Hidden Treasure. Tucked away on the third floor of a Cannery Row building is the Monterey County Youth Museum, or “MY Museum” for short. What the museum lacks in space it more than makes up for in charm, with a collection of fun-filled exhibits designed to educate during the course of play. The Creation Station features bin upon bin of arts and crafts material waiting to be turned into works of art while Body Works and Pet Vet will appeal to the caregiver side of your kid. At Build a House, an exposed beam structure invites kids to fill in the bricks, literally, and do a little plumbing on the side. If you lose your child here, they’re probably stuck to the giant magnet table whereas many a dad will be found “shooting” hoops nearby on a see-saw-like contraption. Possibly the best exhibit is MY Pizzeria, a small-scale yet full-service pizzeria where junior can “bake” his favorite pie and serve it in style. Many local businesses have sponsored exhibits at MY Museum, giving them a touch of realism kids will truly appreciate. The museum will move to larger downtown quarters (and add numerous exhibits) in winter 2006. 601 Wave Street, Suite 100, Monterey (831) 649-6444; mymuseum.org.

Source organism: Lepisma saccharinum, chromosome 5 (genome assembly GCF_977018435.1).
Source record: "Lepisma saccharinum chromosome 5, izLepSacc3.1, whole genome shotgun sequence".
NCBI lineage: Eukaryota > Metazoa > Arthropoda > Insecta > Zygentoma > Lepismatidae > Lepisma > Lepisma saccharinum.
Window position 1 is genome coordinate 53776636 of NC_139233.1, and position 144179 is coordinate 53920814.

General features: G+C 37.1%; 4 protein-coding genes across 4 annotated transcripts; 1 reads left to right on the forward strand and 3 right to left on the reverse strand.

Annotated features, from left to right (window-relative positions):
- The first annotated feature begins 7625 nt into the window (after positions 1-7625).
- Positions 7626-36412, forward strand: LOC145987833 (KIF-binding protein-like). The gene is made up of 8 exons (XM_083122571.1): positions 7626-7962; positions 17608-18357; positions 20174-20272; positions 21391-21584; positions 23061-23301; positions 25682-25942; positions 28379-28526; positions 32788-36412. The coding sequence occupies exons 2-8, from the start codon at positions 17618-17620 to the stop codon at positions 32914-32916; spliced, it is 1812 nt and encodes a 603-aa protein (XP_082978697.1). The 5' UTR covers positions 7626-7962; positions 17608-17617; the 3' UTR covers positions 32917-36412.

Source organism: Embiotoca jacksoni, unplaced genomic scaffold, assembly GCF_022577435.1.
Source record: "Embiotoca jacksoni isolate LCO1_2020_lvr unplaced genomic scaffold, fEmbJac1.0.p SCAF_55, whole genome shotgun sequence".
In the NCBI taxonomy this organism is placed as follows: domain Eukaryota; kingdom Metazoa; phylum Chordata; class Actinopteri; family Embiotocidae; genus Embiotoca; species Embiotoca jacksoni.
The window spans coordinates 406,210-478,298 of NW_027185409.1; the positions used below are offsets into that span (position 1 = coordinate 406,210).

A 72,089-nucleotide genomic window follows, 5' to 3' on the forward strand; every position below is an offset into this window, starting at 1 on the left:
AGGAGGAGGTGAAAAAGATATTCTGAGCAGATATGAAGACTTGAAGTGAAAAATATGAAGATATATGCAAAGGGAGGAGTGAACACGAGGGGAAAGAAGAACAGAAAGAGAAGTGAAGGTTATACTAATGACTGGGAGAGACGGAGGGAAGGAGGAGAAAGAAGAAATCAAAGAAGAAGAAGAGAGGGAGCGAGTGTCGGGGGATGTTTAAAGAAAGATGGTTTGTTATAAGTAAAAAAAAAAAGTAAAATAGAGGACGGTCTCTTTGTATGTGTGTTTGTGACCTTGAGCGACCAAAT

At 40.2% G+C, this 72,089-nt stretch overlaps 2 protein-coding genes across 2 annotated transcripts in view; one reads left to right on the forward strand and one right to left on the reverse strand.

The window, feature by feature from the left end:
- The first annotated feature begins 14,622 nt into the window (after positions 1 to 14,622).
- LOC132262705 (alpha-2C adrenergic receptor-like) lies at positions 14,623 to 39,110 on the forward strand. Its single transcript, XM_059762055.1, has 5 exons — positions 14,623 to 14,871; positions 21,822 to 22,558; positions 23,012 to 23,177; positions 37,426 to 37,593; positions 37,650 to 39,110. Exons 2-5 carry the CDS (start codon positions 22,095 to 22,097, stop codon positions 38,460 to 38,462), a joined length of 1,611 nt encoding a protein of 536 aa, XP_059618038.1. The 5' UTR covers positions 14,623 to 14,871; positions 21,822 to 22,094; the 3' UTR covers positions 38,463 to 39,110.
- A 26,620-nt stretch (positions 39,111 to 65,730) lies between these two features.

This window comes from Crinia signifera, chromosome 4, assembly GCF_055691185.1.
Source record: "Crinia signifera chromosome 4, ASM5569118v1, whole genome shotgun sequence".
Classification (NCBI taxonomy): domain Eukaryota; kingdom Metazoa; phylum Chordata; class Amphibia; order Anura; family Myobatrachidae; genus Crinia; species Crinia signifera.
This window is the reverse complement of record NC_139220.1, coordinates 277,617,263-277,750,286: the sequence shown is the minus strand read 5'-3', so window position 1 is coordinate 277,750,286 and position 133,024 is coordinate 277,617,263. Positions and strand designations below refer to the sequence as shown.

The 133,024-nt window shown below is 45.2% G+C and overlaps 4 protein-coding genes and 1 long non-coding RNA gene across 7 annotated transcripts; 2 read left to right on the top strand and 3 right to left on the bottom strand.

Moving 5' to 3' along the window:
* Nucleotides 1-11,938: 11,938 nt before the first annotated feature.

Back Outside. A number of Monterey’s better-known attractions are an easy walk from the downtown area and can be visited in one day. Old adobes such as the Custom House comprise the Monterey State Historic Park and can be found by following the yellow-tiled “Path of History” icons that are imbedded in the city-center sidewalk. Let your feet lead you to Fisherman’s Wharf next, where seafood joints and gift shops vie for your attention with the sea lions and otters frolicking in the waters below. The catch of the day is hauled in at nearby Wharf 2 and countless pleasure boats are docked just beyond, making for an appealing aquatic tableau. If hunger strikes, stop for some tasty fish ‘n chips at the indoor/outdoor Captain Gig’s – just be sure to shield your catch from predatory seagulls! Work off your lunch on the city’s Recreation Trail, an 18-mile stretch of pavement that hugs the coastline and provides countless picture-perfect views. And work it off you will, since motorized transport is expressly forbidden on the wide expanse. Bicycles and family-friendly surreys are available for rent all along the trail. A nice stopping off point (and less than a mile from Fisherman’s Wharf) is Cannery Row, immortalized by John Steinbeck in his book of the same name. While the sardine-packing industry that gave life to this strip is long gone, the old warehouses still pack a sentimental punch despite the tourist kitsch. From here, flag a passing trolley and hop on board for a free ride back to the downtown area. A short car ride away is the Dennis the Menace Playground, created by cartoonist Hank Ketcham in 1956 as a place where kids could (and should) be kids. Let the kids get their ya-ya’s out on the many jumping, climbing and sliding structures, pausing for a cool sip of water at the oversized lion’s head water fountain. More water is right across the way at U-shaped Lake El Estero, where renting a paddleboat will provide a serious workout for parents and lots of laughs for everyone. Leisure-minded families might skip the playground in favor of a whale-watching cruise on Monterey Bay, although the three-hour excursion might prove a bit taxing for little kids. Bringing out the kid in everyone, however, is an hour or two of kite flying at Marina State Beach, a ten-minute drive from downtown Monterey. The beach’s immense sand dunes will prove irresistible to intrepid climbers. Finally, any journey into or out of Monterey demands a stop at the organic Swanton Berry Farm in tiny Davenport, Calif., less than an hour north of Monterey. The state’s original organic berry farm has a u-pick field that’s open during the summer months while the farm stand, filled with delectable berry treats, is open well into the fall. Eat, pick and be merry.